Sporting complexes must be able to withstand tough weather conditions, hold masses of screaming fans, and, in some cases, be built in a few years span. Aluminum is used in building such structures because its lightweight capabilities lead to greater flexibility while minimizing the expenditure on foundations. It is durable enough to withstand feet of snow falling in Baltimore, Maryland during Ravens games where the stadium packs 70,000 plus fans decked out in black and purple, as well as the beating sun’s ultraviolet rays in multiple stadiums used in the 2014 World Cup games hosted by Brazil, where fans from across the global gather to show off their patriotism.

After devastation struck in New Orleans, Louisiana, many locals were packed into the Louisiana Superdome as a “shelter of last resort” for thousands of New Orleans residents unable to evacuate in August 2005 when Hurricane Katrina devastated the city. Renovations occurred after to show the world that the city is capable of battling and overcoming any obstacle the world throws at them, on and off the field. The transformation into an ultra-modern stadium was made possible by more than 40,000 square feet of aluminum that was turned into 16,000 bronze-hued anodized aluminum panels which now give the Superdome its iconic structuring.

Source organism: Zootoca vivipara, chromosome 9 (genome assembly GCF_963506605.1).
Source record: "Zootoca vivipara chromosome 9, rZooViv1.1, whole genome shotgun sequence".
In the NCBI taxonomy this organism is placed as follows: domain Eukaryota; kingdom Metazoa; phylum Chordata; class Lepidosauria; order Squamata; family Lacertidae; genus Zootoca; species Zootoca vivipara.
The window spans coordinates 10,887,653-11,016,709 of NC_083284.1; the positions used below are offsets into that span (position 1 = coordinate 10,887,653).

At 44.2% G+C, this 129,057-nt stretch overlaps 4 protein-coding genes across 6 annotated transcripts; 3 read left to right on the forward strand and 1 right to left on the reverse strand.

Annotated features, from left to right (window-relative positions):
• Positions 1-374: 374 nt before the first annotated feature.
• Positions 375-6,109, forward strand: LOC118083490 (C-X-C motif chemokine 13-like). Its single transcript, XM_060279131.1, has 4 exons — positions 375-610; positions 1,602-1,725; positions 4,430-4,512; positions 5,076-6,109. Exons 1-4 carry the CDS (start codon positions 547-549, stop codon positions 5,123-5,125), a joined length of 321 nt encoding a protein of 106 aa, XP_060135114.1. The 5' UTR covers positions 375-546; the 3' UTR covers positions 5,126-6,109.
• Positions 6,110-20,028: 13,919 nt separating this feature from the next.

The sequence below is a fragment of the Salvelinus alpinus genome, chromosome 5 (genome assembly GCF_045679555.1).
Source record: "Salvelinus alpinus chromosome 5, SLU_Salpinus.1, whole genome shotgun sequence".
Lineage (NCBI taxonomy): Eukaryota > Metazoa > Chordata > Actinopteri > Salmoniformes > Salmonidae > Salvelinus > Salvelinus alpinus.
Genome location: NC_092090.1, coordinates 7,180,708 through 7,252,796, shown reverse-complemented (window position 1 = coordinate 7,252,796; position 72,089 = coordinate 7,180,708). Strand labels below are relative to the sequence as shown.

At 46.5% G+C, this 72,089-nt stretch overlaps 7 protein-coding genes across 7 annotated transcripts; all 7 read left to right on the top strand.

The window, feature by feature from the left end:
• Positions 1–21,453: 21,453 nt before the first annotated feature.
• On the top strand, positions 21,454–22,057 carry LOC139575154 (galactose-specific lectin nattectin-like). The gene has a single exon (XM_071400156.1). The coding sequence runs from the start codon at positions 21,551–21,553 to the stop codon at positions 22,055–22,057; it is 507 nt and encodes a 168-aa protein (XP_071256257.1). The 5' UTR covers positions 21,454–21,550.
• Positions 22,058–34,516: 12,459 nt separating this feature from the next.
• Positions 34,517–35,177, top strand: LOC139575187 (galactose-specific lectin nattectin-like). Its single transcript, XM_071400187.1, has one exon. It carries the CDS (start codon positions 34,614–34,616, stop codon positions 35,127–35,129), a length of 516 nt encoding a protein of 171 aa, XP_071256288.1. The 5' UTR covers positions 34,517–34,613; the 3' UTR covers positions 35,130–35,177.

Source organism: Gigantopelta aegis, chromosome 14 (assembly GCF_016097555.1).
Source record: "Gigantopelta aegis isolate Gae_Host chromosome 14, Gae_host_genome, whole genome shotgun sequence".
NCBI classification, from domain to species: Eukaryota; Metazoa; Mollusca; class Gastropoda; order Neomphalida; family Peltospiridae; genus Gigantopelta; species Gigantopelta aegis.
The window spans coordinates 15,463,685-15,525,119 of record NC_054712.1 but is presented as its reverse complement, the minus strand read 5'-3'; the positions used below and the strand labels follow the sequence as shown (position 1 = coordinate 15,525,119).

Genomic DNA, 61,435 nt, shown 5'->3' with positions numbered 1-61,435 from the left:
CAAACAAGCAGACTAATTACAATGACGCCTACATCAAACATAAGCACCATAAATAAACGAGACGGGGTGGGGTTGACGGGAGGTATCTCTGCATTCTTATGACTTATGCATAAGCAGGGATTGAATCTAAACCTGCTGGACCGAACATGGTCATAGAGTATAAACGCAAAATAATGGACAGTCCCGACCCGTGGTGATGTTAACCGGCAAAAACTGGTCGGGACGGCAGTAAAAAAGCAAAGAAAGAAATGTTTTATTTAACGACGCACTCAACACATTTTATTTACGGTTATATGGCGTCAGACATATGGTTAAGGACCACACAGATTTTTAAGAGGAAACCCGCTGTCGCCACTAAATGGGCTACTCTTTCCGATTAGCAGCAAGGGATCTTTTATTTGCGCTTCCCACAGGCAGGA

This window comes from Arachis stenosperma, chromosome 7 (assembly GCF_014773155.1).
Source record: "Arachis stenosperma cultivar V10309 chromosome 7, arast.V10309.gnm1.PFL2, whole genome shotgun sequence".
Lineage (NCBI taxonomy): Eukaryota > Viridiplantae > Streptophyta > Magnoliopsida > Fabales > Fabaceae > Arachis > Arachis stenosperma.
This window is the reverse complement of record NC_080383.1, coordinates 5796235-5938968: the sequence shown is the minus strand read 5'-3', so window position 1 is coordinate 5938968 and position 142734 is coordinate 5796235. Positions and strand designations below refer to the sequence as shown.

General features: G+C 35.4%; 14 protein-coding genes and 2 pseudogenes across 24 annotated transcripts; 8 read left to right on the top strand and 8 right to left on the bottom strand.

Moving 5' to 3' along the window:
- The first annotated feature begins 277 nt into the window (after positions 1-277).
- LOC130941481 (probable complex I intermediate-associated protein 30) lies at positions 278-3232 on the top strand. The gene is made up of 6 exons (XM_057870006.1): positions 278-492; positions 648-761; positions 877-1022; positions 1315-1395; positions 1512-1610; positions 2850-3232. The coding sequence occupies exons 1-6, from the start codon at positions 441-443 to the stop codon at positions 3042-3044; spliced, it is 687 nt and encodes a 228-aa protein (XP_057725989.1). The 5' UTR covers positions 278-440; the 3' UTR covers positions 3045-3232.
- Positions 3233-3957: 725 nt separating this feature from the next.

Mercedes Benz Superdome in New Orleans, Louisiana
Mercedes Benz Superdome in New Orleans, Louisiana

Many sporting stadiums have similar stories that go deeper than the material used to build them and here are a few examples.  

Maracanã stadium in Rio de Janerio, Brazil

The Maracanã stadium in Rio de Janerio, Brazil housed 199,854 fans, being the world’s largest stadium by capacity, during the 1950 FIFA World Cup in which Brazil was defeated by Uruguay 2-1. To prepare for the 2014 World Cup, more than 50 metric tons of extruded aluminum was used to refurbish and modernize the stadium. The Maracanã Stadium and Aztec Stadium in Mexico City are the only two venues ever to host two World Cup Finals.

Wembley Stadium in London, England
Wembley Stadium in London, England